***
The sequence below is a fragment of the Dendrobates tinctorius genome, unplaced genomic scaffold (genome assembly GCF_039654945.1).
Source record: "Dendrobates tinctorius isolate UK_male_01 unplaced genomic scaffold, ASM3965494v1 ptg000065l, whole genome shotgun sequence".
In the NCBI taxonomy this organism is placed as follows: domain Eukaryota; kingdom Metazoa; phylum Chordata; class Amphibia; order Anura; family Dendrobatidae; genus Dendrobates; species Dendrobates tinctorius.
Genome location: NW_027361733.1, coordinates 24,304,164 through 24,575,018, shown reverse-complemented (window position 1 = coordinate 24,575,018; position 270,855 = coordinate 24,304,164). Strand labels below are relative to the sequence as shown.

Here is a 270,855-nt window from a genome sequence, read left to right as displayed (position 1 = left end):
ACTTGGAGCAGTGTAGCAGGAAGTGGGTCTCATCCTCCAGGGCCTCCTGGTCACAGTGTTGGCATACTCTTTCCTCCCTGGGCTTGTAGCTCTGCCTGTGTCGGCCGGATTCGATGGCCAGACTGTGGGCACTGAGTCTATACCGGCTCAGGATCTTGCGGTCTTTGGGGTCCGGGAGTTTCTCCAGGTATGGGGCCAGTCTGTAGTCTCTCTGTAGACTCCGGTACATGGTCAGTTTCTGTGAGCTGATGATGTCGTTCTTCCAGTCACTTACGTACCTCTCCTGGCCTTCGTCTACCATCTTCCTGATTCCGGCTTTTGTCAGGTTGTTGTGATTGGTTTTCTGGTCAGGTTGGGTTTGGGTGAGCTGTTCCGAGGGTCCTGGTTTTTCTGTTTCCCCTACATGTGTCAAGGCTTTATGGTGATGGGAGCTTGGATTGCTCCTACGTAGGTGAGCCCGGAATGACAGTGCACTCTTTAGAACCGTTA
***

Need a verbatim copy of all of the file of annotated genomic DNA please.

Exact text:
The sequence below is a fragment of the Dendrobates tinctorius genome, unplaced genomic scaffold (genome assembly GCF_039654945.1).
Source record: "Dendrobates tinctorius isolate UK_male_01 unplaced genomic scaffold, ASM3965494v1 ptg000065l, whole genome shotgun sequence".
In the NCBI taxonomy this organism is placed as follows: domain Eukaryota; kingdom Metazoa; phylum Chordata; class Amphibia; order Anura; family Dendrobatidae; genus Dendrobates; species Dendrobates tinctorius.
Genome location: NW_027361733.1, coordinates 24,304,164 through 24,575,018, shown reverse-complemented (window position 1 = coordinate 24,575,018; position 270,855 = coordinate 24,304,164). Strand labels below are relative to the sequence as shown.

Here is a 270,855-nt window from a genome sequence, read left to right as displayed (position 1 = left end):
ACTTGGAGCAGTGTAGCAGGAAGTGGGTCTCATCCTCCAGGGCCTCCTGGTCACAGTGTTGGCATACTCTTTCCTCCCTGGGCTTGTAGCTCTGCCTGTGTCGGCCGGATTCGATGGCCAGACTGTGGGCACTGAGTCTATACCGGCTCAGGATCTTGCGGTCTTTGGGGTCCGGGAGTTTCTCCAGGTATGGGGCCAGTCTGTAGTCTCTCTGTAGACTCCGGTACATGGTCAGTTTCTGTGAGCTGATGATGTCGTTCTTCCAGTCACTTACGTACCTCTCCTGGCCTTCGTCTACCATCTTCCTGATTCCGGCTTTTGTCAGGTTGTTGTGATTGGTTTTCTGGTCAGGTTGGGTTTGGGTGAGCTGTTCCGAGGGTCCTGGTTTTTCTGTTTCCCCTACATGTGTCAAGGCTTTATGGTGATGGGAGCTTGGATTGCTCCTACGTAGGTGAGCCCGGAATGACAGTGCACTCTTTAGAACCGTTA